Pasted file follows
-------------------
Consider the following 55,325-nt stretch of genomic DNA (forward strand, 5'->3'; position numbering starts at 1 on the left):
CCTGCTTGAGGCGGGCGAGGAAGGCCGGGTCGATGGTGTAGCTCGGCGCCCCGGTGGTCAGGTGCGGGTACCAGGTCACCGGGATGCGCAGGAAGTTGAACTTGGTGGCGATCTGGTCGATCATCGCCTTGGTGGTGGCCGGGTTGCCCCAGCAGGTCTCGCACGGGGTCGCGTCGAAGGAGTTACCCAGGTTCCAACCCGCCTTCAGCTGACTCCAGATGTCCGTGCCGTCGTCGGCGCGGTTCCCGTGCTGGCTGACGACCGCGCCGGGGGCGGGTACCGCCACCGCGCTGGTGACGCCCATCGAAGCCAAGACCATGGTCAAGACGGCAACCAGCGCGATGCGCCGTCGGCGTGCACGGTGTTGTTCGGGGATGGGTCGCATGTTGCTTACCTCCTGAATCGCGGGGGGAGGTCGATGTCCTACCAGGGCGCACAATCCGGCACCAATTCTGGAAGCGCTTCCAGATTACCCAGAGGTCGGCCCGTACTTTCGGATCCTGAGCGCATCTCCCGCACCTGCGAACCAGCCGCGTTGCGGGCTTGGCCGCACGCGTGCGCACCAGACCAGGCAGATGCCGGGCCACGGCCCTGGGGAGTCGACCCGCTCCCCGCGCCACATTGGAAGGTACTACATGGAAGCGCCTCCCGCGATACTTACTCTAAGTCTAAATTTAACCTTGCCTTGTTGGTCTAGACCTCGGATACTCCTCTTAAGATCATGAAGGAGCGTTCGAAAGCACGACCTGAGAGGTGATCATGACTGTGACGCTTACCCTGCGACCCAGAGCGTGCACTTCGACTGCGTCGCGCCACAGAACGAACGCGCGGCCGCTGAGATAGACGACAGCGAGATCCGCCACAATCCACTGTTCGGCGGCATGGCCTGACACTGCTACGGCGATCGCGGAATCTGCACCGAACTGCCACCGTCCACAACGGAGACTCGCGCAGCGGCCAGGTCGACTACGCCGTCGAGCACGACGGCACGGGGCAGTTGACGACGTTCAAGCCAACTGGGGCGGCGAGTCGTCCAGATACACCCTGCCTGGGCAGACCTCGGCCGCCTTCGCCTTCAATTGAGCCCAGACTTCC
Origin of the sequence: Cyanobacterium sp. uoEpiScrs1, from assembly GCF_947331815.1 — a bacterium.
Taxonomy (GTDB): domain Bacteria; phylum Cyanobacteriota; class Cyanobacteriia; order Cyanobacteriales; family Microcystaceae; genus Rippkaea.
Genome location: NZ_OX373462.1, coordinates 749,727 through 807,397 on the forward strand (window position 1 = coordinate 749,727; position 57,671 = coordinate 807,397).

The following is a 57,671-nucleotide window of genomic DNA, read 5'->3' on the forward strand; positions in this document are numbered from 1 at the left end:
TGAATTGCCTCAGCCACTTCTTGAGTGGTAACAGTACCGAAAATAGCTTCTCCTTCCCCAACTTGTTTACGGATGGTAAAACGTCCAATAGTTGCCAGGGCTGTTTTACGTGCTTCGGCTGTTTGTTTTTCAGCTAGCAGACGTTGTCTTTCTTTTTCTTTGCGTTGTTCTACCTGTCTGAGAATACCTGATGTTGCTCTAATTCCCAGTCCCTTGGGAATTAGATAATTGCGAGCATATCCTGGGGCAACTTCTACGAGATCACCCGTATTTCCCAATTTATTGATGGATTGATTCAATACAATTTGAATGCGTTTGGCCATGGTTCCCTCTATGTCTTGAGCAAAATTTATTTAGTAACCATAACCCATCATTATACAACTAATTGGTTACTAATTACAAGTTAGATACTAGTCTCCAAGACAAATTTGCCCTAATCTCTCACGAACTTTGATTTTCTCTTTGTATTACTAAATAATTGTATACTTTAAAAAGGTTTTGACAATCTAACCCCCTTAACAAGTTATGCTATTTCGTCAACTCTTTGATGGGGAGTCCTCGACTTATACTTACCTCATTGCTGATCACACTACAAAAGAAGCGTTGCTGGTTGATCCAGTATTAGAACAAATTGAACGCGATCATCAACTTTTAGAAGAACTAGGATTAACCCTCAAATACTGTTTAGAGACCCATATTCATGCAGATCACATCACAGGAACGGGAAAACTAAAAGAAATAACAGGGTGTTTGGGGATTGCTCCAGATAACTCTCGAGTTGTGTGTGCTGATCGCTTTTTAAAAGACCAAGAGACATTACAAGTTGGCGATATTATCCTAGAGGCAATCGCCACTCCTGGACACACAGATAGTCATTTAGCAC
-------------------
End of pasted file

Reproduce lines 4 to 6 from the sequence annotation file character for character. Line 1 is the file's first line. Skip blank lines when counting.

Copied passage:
Taxonomy (GTDB): domain Bacteria; phylum Cyanobacteriota; class Cyanobacteriia; order Cyanobacteriales; family Microcystaceae; genus Rippkaea.
Genome location: NZ_OX373462.1, coordinates 749,727 through 807,397 on the forward strand (window position 1 = coordinate 749,727; position 57,671 = coordinate 807,397).

The following is a 57,671-nucleotide window of genomic DNA, read 5'->3' on the forward strand; positions in this document are numbered from 1 at the left end: